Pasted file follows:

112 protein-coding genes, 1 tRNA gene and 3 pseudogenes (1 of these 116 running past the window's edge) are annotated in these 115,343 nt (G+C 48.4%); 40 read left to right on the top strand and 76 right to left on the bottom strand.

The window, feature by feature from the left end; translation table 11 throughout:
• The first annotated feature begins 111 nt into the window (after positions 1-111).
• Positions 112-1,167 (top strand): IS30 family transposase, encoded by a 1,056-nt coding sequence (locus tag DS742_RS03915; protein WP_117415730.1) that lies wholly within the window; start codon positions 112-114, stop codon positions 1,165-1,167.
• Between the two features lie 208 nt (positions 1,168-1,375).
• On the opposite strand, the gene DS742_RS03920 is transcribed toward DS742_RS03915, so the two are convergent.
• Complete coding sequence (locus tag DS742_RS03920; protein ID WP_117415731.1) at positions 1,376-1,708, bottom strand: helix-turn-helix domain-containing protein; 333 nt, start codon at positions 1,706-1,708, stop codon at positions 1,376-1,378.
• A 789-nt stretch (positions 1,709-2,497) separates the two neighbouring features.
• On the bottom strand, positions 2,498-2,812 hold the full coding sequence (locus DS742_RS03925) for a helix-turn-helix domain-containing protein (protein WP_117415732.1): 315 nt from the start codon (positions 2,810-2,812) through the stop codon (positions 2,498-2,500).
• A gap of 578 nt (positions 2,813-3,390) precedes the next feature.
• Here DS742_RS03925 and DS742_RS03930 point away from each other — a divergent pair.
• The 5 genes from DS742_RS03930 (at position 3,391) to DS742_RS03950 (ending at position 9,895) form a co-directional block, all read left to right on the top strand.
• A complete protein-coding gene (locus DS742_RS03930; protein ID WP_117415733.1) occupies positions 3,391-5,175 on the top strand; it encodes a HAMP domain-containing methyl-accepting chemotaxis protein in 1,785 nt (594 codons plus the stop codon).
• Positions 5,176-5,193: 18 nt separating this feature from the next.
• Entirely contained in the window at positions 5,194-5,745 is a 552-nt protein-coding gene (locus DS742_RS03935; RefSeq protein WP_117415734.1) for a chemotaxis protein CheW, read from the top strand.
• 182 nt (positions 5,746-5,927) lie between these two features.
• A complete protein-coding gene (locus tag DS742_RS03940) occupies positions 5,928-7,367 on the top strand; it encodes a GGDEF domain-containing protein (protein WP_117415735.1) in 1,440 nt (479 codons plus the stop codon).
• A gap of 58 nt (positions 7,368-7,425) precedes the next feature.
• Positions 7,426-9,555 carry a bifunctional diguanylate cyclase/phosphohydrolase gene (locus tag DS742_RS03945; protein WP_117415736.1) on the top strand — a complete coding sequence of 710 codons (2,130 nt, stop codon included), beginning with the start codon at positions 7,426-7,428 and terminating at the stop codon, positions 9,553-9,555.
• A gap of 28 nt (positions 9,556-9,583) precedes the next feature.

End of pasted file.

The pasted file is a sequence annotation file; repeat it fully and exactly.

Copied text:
112 protein-coding genes, 1 tRNA gene and 3 pseudogenes (1 of these 116 running past the window's edge) are annotated in these 115,343 nt (G+C 48.4%); 40 read left to right on the top strand and 76 right to left on the bottom strand.

The window, feature by feature from the left end; translation table 11 throughout:
• The first annotated feature begins 111 nt into the window (after positions 1-111).
• Positions 112-1,167 (top strand): IS30 family transposase, encoded by a 1,056-nt coding sequence (locus tag DS742_RS03915; protein WP_117415730.1) that lies wholly within the window; start codon positions 112-114, stop codon positions 1,165-1,167.
• Between the two features lie 208 nt (positions 1,168-1,375).
• On the opposite strand, the gene DS742_RS03920 is transcribed toward DS742_RS03915, so the two are convergent.
• Complete coding sequence (locus tag DS742_RS03920; protein ID WP_117415731.1) at positions 1,376-1,708, bottom strand: helix-turn-helix domain-containing protein; 333 nt, start codon at positions 1,706-1,708, stop codon at positions 1,376-1,378.
• A 789-nt stretch (positions 1,709-2,497) separates the two neighbouring features.
• On the bottom strand, positions 2,498-2,812 hold the full coding sequence (locus DS742_RS03925) for a helix-turn-helix domain-containing protein (protein WP_117415732.1): 315 nt from the start codon (positions 2,810-2,812) through the stop codon (positions 2,498-2,500).
• A gap of 578 nt (positions 2,813-3,390) precedes the next feature.
• Here DS742_RS03925 and DS742_RS03930 point away from each other — a divergent pair.
• The 5 genes from DS742_RS03930 (at position 3,391) to DS742_RS03950 (ending at position 9,895) form a co-directional block, all read left to right on the top strand.
• A complete protein-coding gene (locus DS742_RS03930; protein ID WP_117415733.1) occupies positions 3,391-5,175 on the top strand; it encodes a HAMP domain-containing methyl-accepting chemotaxis protein in 1,785 nt (594 codons plus the stop codon).
• Positions 5,176-5,193: 18 nt separating this feature from the next.
• Entirely contained in the window at positions 5,194-5,745 is a 552-nt protein-coding gene (locus DS742_RS03935; RefSeq protein WP_117415734.1) for a chemotaxis protein CheW, read from the top strand.
• 182 nt (positions 5,746-5,927) lie between these two features.
• A complete protein-coding gene (locus tag DS742_RS03940) occupies positions 5,928-7,367 on the top strand; it encodes a GGDEF domain-containing protein (protein WP_117415735.1) in 1,440 nt (479 codons plus the stop codon).
• A gap of 58 nt (positions 7,368-7,425) precedes the next feature.
• Positions 7,426-9,555 carry a bifunctional diguanylate cyclase/phosphohydrolase gene (locus tag DS742_RS03945; protein WP_117415736.1) on the top strand — a complete coding sequence of 710 codons (2,130 nt, stop codon included), beginning with the start codon at positions 7,426-7,428 and terminating at the stop codon, positions 9,553-9,555.
• A gap of 28 nt (positions 9,556-9,583) precedes the next feature.